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Bēhance

  • A Day in the life of a British Marine's wife, Mandy and her two children.
    Mandy is a working mother of two and has been married to a marine since a teenager. She is still coping with the hard adjustments of living a lonesome life, battling years of depression, raising her 2 children majority alone and coping with the stress and fear of a long distant military relationship.
    Mandy is married, yet single within.

    Only a small majority think of the families, especially the partners, of the military when we think of those affected by war. Yet they are usually fighting night after night with huge amounts of stress, loneliness, boredom, depression, fear and ultimately a disruptive marriage and family home. This lifestyle for military partners does not end and sometimes never improves. Being constantly affected by war they must develop independence, strength and prepare to play a single parent for the majority of their life. In doing this, they not only provide stability for their children but for the soldiers who are risking their lives, when they return home. Military partners deserve a lot of respect for enduring the lifestyle they do.

    I would like to continue this project with longer time and other families
  • People on the outside think you’re getting on with your life, but they don’t see you sat at home on your own, night after night, morning after morning. You just want to give up sometimes, it’s horrible. That’s what’s always gets to me, the loneliness. It doesn’t get any easier him going away, but I get used to it. You will always have all that emotional turmoil inside you, it still upsets me now. I’ve heard more marriages end in divorce in the military than in any other profession and from what I’ve seen, this doesn’t surprise me at all. All the time spent apart means it’s very easy to simply outgrow each other, it takes a strong relationship to keep the fires burning.’

  • ‘Now after 3 tours to Afghanistan and 3 exercises to Norway, each time he returns my head is always in pieces. I find it so hard to adjust to him being back. Right from the start I’ve always been on my own, I do everything, the bills, the house, the kids and when he does come home it’s like well what do I want you for? You are literally a single parent, it’s depressing how much you have to sort of let them back into your life and then they disappear again and again. I suppose I’m living the married life but at the same time I’m hugely single.’

  • ‘ When we moved out of the army camps, up here, got a house and Michael went to school, I was like that’s it, I’m not upskittling them anymore, you see the army kids that are so disruptive, I think it has a great impact on the kids moving them around and the loss of friendship, I wasn’t willing to put Michael and James through that, so that’s why I stayed. However James is at boarding school which Justin decided on doing, which I didn’t agree with and it has had a big affect on mine and James’ relationship, because he isn’t here.’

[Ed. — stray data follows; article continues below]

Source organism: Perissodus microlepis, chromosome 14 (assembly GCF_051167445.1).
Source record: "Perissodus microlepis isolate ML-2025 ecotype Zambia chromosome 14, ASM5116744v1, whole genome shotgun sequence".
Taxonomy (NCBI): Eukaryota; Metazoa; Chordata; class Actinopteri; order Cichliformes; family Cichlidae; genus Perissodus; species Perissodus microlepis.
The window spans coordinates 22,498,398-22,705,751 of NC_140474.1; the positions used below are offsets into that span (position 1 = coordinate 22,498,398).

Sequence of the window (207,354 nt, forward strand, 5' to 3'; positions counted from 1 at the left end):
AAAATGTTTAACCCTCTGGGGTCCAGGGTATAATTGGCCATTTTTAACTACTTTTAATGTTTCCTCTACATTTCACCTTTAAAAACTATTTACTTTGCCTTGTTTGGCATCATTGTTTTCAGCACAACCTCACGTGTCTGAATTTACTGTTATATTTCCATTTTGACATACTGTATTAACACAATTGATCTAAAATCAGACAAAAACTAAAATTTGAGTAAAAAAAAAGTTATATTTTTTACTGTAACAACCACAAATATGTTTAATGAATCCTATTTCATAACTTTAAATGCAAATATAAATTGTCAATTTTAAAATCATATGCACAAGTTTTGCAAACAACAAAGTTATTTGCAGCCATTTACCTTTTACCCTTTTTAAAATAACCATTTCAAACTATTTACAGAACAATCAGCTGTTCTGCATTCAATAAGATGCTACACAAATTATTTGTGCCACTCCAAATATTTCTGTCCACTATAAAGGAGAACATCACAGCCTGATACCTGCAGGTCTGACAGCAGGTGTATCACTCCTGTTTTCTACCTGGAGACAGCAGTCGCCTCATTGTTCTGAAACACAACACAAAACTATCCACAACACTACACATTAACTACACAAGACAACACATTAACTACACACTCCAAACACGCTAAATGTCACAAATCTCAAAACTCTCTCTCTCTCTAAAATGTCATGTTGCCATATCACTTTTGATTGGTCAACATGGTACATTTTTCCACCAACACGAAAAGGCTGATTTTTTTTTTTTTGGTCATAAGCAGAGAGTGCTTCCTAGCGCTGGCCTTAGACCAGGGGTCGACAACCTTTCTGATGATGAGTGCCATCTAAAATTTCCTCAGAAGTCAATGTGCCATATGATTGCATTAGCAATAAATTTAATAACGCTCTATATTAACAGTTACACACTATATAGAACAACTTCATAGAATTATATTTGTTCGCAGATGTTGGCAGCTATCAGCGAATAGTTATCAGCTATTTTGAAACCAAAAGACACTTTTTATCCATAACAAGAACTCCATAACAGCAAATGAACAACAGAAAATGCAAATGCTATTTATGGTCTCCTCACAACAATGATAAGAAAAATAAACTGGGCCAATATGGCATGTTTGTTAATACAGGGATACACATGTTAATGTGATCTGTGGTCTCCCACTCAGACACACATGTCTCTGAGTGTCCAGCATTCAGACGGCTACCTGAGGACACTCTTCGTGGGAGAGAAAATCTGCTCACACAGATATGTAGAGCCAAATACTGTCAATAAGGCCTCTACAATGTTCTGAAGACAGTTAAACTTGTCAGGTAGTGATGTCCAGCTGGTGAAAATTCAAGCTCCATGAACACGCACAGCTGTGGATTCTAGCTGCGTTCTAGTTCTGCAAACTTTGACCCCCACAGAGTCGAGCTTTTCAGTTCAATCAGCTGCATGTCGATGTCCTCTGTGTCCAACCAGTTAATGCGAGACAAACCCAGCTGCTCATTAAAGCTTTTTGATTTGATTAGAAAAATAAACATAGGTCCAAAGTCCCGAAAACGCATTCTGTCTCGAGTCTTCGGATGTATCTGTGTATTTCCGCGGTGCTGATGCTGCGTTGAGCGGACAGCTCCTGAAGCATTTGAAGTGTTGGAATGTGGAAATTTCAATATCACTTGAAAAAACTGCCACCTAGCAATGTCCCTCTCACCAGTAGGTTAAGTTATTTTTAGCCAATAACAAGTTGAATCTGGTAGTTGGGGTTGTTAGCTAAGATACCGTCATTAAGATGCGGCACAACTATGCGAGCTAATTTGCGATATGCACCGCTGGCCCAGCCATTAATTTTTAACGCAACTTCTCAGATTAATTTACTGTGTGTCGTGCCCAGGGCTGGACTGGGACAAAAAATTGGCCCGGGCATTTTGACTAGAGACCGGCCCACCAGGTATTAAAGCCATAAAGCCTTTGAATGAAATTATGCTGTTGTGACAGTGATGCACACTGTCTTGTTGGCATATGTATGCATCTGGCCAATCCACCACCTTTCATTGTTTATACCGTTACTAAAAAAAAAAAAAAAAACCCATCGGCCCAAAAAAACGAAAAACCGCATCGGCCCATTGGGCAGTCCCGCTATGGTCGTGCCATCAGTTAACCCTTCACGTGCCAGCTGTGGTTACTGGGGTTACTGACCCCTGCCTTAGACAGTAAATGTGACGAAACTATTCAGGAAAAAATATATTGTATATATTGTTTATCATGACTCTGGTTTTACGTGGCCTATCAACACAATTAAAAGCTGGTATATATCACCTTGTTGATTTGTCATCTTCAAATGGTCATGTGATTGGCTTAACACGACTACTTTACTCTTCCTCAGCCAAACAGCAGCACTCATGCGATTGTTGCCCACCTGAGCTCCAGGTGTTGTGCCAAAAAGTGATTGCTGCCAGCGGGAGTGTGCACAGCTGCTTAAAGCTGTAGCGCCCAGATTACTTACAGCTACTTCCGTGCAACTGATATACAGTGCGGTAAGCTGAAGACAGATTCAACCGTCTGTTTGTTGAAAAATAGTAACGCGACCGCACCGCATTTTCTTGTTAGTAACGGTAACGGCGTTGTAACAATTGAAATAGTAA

• ‘ We text and email andtalk but I never get to see him, we try whatever, it is best to try and stay incontact.’
  • 'I think I’ve got to stop being so selfish.  I’ve got a bondwith Justin, I can’t describe it’s really unique. I suppose becauseI was young when I got with him, 17, so he was my first love as well. When hecomes home I want to spend time with him and do things, but when he comes homehe just wants to be at home.'
  • ‘ My major hang up is the tours. Knowing the person you love is risking their life in war torn countries is a burden for anyone. He was in Iraq when the first bombs fell and I have never experienced fear like that before. We pull this big shutter down on it, when he comes home we just don’t talk about stuff. It’s coping, I suppose, my coping technique.’

  • ‘ It’s still very disruptive to family life. Our boys are heartbroken when Justin leaves, but they soon bounce back. The trick is to try and keep things normal for them, try to keep to a routine. I find it incredibly difficult to play mum and dad while Justin is away and having to step into this role makes me feel really uncomfortable. One thing he’s never adjusted to is coming home and realising that we now do it this way, because the kids change so quickly with them growing up, he can only remember from the last time he was home. So I’m constantly achieving stuff for him to put me a step back.’

  • 'It was harder when thekids were younger because they didn’t understand where their Dad had gone, andI think for me, not to talk about it, we just DID NOT talk about it, because ofthat constant reminder it upset me knowing that he wasn’t there, we just pulledthis big shutter down on it, but now they sort of except it, and theyunderstand time now, you could never say to a little kid your Dads not comingback for a month, because you would get every day ‘ is Dad coming home? Is Dadcoming home?’ but now I can say he’s gone for however long and they just sortof except it.'
  • 'When we moved out of the army camps, got a house, Micheal wentto school, I was said 'that’s it', I’m not upskittling them anymore. You see thearmy kids grow up and they’re so disruptive, I think it has a great impact onthe kids, moving them round and the loss of friendships and I wasn’t willing toput Micheal and James though that, so that’s why I stayed.' 
  • 'I haven’t got any pictures of him around,suppose I don’t want to be reminded that’s he’s not here. I hate when people say, you knew what you were getting yourself into when you married him, you can't help your feelings can you, if you fall in love with somebody?'